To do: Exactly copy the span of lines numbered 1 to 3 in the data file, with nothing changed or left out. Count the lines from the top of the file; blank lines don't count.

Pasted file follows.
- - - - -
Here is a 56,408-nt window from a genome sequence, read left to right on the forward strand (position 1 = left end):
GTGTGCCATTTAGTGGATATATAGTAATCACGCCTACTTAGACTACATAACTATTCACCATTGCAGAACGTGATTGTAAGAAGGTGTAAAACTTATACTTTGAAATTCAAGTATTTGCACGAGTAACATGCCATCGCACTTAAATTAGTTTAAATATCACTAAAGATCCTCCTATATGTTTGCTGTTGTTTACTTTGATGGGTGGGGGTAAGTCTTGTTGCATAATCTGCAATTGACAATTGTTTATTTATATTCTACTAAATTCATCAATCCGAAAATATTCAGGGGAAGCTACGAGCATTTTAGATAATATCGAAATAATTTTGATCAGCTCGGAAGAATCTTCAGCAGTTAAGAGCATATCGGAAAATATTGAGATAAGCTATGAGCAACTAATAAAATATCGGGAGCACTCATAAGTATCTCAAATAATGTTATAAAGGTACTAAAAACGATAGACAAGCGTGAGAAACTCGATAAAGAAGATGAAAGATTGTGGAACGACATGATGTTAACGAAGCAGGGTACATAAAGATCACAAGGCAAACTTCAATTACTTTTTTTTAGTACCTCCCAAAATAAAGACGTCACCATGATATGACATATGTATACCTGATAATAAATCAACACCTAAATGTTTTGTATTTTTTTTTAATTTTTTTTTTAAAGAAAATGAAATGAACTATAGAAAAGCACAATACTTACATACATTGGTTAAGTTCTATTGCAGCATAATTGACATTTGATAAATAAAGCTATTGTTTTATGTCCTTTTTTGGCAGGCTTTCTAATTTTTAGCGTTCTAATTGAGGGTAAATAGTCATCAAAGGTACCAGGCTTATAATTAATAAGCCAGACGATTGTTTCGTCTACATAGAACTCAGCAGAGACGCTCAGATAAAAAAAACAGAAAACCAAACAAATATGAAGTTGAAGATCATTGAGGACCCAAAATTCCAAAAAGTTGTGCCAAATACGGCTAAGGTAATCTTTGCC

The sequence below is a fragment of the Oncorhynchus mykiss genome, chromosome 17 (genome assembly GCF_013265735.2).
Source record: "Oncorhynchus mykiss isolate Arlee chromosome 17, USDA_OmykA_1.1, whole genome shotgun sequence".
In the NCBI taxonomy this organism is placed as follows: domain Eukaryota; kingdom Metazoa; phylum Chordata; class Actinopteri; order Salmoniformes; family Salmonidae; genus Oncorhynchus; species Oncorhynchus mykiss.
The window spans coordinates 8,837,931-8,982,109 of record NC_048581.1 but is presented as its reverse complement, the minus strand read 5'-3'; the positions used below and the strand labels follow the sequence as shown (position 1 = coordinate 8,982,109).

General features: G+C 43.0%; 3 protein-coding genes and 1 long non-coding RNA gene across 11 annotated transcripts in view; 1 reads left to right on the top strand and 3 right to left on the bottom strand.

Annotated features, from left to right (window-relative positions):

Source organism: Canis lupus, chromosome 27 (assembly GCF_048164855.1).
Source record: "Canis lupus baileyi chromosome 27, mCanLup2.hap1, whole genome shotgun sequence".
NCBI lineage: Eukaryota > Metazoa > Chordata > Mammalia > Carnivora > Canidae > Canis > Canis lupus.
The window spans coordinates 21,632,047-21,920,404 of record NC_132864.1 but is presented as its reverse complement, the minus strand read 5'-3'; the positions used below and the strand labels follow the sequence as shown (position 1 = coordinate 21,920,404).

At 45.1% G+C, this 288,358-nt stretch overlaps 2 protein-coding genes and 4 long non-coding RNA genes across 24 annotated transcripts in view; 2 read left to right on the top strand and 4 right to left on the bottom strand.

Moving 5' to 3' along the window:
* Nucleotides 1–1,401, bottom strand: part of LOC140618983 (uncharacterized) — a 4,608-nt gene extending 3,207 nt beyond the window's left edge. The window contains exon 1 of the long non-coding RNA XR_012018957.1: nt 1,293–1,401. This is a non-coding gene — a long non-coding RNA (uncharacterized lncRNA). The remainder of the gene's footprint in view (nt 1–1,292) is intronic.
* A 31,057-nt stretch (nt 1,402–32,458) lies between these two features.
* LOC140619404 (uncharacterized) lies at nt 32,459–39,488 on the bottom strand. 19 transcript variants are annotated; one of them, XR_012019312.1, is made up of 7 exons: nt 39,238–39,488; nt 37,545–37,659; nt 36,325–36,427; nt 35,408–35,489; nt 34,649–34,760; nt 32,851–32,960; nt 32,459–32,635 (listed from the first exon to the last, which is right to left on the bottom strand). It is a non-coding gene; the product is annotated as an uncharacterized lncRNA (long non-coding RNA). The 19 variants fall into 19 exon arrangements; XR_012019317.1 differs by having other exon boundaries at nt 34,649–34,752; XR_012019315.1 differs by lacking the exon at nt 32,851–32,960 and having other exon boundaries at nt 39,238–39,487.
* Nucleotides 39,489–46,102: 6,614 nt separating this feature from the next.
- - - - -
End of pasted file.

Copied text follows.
Here is a 56,408-nt window from a genome sequence, read left to right on the forward strand (position 1 = left end):
GTGTGCCATTTAGTGGATATATAGTAATCACGCCTACTTAGACTACATAACTATTCACCATTGCAGAACGTGATTGTAAGAAGGTGTAAAACTTATACTTTGAAATTCAAGTATTTGCACGAGTAACATGCCATCGCACTTAAATTAGTTTAAATATCACTAAAGATCCTCCTATATGTTTGCTGTTGTTTACTTTGATGGGTGGGGGTAAGTCTTGTTGCATAATCTGCAATTGACAATTGTTTATTTATATTCTACTAAATTCATCAATCCGAAAATATTCAGGGGAAGCTACGAGCATTTTAGATAATATCGAAATAATTTTGATCAGCTCGGAAGAATCTTCAGCAGTTAAGAGCATATCGGAAAATATTGAGATAAGCTATGAGCAACTAATAAAATATCGGGAGCACTCATAAGTATCTCAAATAATGTTATAAAGGTACTAAAAACGATAGACAAGCGTGAGAAACTCGATAAAGAAGATGAAAGATTGTGGAACGACATGATGTTAACGAAGCAGGGTACATAAAGATCACAAGGCAAACTTCAATTACTTTTTTTTAGTACCTCCCAAAATAAAGACGTCACCATGATATGACATATGTATACCTGATAATAAATCAACACCTAAATGTTTTGTATTTTTTTTTAATTTTTTTTTTAAAGAAAATGAAATGAACTATAGAAAAGCACAATACTTACATACATTGGTTAAGTTCTATTGCAGCATAATTGACATTTGATAAATAAAGCTATTGTTTTATGTCCTTTTTTGGCAGGCTTTCTAATTTTTAGCGTTCTAATTGAGGGTAAATAGTCATCAAAGGTACCAGGCTTATAATTAATAAGCCAGACGATTGTTTCGTCTACATAGAACTCAGCAGAGACGCTCAGATAAAAAAAACAGAAAACCAAACAAATATGAAGTTGAAGATCATTGAGGACCCAAAATTCCAAAAAGTTGTGCCAAATACGGCTAAGGTAATCTTTGCC

The sequence below is a fragment of the Oncorhynchus mykiss genome, chromosome 17 (genome assembly GCF_013265735.2).